8. Ocean acidification

    International Nuclear Information System (INIS)

    Soubelet, Helene; Veyre, Philippe; Monnoyer-Smith, Laurence

    2017-09-01

    This brief publication first recalls and outlines that ocean acidification is expected to increase, and will result in severe ecological impacts (more fragile coral reefs, migration of species, and so on), and therefore social and economic impacts. This issue is particularly important for France who possesses the second exclusive maritime area in the world. The various impacts of ocean acidification on living species is described, notably for phytoplankton, coral reefs, algae, molluscs, and fishes. Social and economic impacts are also briefly presented: tourism, protection against risks (notably by coral reefs), shellfish aquaculture and fishing. Issues to be addressed by scientific research are evoked: interaction between elements of an ecosystem and between different ecosystems, multi-stress effects all along organism lifetime, vulnerability and adaptability of human societies

  9. Influence of ocean acidification on the complexation of iron and copper by organic ligands in estuarine waters

    NARCIS (Netherlands)

    Gledhill, M.; Achterberg, E.P.; Li, K.; Mohamed, K.N.; Rijkenberg, M.J.

    2015-01-01

    The uptake of anthropogenic atmospheric CO2 by the oceans causes a shift in the carbonate chemistry system which includes a lowering of pH; this process has been termed ocean acidification. Our understanding of the specific effects of ocean acidification on chemical speciation of trace metals, in

  10. The combined effects of ocean warming and acidification on shallow-water meiofaunal assemblages.

    Science.gov (United States)

    Lee, Matthew R; Torres, Rodrigo; Manríquez, Patricio H

    2017-10-01

    Climate change due to increased anthropogenic CO 2 in the atmosphere is causing an increase in seawater temperatures referred to as ocean warming and a decrease in seawater pH, referred to as ocean acidification. The meiofauna play an important role in the ecology of marine ecosystems and the functions they provide. Using microcosms, meiofaunal assemblages were exposed to two temperatures (15 and 19 °C) and two pHs (pCO 2 of 400 and 1000 ppm), both individually and in combination, for a period of 90 days. The hypothesis that increased temperature will increase meiofaunal abundance was not supported. The hypothesis that a reduced pH will reduce meiofaunal abundance and species richness was supported. The combination of future conditions of temperature and pH (19 °C and pCO 2 of 1000 ppm) did not affect overall abundance but the structure of the nematode assemblage changed becoming dominated by a few opportunistic species. Copyright © 2017 Elsevier Ltd. All rights reserved.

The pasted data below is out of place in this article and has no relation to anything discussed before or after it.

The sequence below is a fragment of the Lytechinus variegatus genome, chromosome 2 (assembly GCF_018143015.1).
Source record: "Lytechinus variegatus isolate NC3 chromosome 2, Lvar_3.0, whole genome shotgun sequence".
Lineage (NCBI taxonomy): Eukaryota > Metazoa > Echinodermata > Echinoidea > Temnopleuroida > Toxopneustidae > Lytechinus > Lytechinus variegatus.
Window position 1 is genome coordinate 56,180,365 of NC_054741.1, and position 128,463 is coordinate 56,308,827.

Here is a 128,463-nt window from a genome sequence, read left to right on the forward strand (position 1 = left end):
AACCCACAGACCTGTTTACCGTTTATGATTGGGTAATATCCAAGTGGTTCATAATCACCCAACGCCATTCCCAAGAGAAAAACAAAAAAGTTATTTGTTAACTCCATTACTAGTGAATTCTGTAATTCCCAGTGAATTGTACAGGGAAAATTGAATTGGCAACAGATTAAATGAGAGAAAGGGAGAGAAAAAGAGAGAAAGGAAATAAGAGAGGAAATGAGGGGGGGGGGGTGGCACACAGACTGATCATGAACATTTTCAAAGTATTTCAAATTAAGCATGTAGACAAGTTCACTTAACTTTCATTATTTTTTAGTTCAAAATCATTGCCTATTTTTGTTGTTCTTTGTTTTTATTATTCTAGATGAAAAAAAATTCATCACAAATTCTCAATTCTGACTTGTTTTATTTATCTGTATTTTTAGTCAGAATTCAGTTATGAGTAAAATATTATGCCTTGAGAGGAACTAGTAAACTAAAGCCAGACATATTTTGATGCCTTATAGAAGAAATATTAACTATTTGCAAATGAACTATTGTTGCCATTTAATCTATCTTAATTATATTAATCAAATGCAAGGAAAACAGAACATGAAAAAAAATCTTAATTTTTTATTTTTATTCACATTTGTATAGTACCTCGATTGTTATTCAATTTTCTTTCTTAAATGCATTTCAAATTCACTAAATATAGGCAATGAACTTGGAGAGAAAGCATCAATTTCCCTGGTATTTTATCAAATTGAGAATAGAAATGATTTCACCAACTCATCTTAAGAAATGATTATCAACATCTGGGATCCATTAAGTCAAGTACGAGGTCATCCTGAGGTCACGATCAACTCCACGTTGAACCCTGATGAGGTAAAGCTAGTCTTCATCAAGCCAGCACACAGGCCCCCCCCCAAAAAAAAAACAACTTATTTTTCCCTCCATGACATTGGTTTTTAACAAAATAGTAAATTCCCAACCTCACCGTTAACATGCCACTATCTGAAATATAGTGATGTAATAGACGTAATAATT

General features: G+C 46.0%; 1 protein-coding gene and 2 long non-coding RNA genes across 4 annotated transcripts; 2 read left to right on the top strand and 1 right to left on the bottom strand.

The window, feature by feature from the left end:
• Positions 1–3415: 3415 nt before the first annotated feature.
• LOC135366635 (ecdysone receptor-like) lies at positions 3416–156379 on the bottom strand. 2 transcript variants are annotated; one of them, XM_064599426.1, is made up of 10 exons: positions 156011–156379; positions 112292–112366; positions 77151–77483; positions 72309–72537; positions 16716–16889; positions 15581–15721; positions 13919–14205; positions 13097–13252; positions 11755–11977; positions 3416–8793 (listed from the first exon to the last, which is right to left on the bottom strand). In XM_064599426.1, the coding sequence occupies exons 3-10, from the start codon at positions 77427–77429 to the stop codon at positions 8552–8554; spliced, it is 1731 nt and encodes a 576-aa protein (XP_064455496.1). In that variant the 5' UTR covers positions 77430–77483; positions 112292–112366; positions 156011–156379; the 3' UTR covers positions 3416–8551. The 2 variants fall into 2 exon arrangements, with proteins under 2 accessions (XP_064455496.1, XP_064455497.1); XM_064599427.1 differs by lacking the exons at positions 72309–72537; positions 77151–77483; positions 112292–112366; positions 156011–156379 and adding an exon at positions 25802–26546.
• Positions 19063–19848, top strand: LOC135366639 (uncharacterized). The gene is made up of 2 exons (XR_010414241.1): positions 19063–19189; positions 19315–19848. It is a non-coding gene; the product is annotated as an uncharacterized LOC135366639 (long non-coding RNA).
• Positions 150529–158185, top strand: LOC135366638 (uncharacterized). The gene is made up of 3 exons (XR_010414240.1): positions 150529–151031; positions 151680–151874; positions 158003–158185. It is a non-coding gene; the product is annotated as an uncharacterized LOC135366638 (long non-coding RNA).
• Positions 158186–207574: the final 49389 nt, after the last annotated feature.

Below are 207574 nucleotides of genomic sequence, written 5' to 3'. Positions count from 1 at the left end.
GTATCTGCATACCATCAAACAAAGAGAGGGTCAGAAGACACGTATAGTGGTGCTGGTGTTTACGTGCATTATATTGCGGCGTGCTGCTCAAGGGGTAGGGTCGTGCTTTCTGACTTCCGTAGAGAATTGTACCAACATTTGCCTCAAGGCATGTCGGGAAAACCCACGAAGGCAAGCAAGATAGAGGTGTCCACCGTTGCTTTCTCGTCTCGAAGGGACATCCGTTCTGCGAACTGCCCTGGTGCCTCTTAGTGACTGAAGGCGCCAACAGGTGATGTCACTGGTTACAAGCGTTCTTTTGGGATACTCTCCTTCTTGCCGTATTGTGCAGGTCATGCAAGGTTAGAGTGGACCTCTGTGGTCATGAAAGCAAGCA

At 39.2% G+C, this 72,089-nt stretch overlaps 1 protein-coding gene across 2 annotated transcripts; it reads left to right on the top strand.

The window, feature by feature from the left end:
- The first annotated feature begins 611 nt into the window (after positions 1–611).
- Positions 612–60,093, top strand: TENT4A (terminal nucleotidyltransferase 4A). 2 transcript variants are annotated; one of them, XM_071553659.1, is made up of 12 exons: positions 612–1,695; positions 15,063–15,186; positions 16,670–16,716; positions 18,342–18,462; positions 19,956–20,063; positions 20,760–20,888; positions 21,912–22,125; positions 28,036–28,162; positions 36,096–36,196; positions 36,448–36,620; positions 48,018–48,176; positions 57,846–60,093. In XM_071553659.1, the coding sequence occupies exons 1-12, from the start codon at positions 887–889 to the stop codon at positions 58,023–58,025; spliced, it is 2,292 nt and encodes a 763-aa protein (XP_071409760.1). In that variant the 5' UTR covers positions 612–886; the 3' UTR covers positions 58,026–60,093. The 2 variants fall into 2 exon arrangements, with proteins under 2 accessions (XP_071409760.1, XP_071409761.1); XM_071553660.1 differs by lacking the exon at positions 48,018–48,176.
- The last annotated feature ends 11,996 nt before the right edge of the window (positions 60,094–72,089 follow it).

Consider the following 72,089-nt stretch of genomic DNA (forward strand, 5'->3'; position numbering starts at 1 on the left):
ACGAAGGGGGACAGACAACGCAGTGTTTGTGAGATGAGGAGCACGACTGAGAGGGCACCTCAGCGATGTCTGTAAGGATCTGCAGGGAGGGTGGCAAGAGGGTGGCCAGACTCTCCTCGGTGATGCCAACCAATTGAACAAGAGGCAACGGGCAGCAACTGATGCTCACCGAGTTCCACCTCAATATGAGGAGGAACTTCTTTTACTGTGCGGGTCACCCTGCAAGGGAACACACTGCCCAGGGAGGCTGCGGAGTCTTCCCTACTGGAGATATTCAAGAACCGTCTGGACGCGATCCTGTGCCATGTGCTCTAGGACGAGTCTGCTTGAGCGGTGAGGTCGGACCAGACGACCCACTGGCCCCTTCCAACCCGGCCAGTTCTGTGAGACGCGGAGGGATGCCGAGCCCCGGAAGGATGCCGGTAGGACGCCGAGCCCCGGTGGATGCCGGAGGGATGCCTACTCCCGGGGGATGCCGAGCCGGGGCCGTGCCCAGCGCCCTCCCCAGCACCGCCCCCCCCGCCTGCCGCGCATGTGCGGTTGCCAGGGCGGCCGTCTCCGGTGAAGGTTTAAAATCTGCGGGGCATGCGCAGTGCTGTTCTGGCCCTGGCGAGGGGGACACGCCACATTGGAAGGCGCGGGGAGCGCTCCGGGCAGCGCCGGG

11. Total Nitrogen in Surface Water

    Data.gov (United States)

    U.S. Environmental Protection Agency — Excess nitrogen in surface water can result in eutrophication. TOTALN is reported in kilograms/hectare/year. More information about these resources, including the...

  12. Total Phosphorus in Surface Water

    Data.gov (United States)

    U.S. Environmental Protection Agency — Excess phosphorus in surface water can result in eutrophication. TOTALP is reported in kilograms/hectare/year. More information about these resources, including the...

  13. Free Surface Water Tunnel (FSWT)

    Data.gov (United States)

    Federal Laboratory Consortium — Description: The Free Surface Water Tunnel consists of the intake plenum, the test section and the exit plenum. The intake plenum starts with a perforated pipe that...

  14. Combined impact of ocean acidification and corrosive waters in a river-influenced coastal upwelling area off Central Chile

    Science.gov (United States)

    Vargas, C.; De La Hoz, M.; San Martin, V.; Contreras, P.; Navarro, J. M.; Lagos, N. A.; Lardies, M.; Manríquez, P. H.; Torres, R.

    2012-12-01

    Elevated CO2 in the atmosphere promotes a cascade of physical and chemical changes affecting all levels of biological organization, and the evidence from local to global scales has shown that such anthropogenic climate change has triggered significant responses in the Earth's biota. The increased concentration of CO2 is likely to cause a corresponding increase in ocean acidification (OA). In addition, economically valuable shellfish species predominantly inhabit coastal regions both in natural stocks and/or in managed stocks and farming areas. Many coastal ecosystems may experience seawater pCO2 levels significantly higher than expected from equilibrium with the atmosphere, which in this case are strongly linked to biological processes and/or the impact of two important processes; river plumes and coastal upwelling events, which indeed interplay in a very dynamic way on continental shelves, resulting in both source or sink of CO2 to the atmosphere. Coastal ecosystems receive persistent acid inputs as a result of freshwater discharges from river basins into the coastal domain. In this context, since shellfish resources and shellfish aquaculture activities predominantly occur in nearshore areas, it is expected that shellfish species inhabiting river-influenced benthic ecosystems will be exposed persistently to acidic conditions that are suboptimal for its development. In a wider ecological context, little is also known about the potential impacts of acid waters on the performance of larvae and juveniles of almost all the marine species inhabiting this benthic ecosystem in Eastern Southern Pacific Ocean. We present here the main results of a research study aimed to investigate the environmental conditions to which economically valuable calcifiers shellfish species are exposed in a river-influenced continental shelf off Central Chile. By using isotopic measurements in the dissolved inorganic carbon (DIC) pool (d13C-DIC) we showed the effect of the remineralization of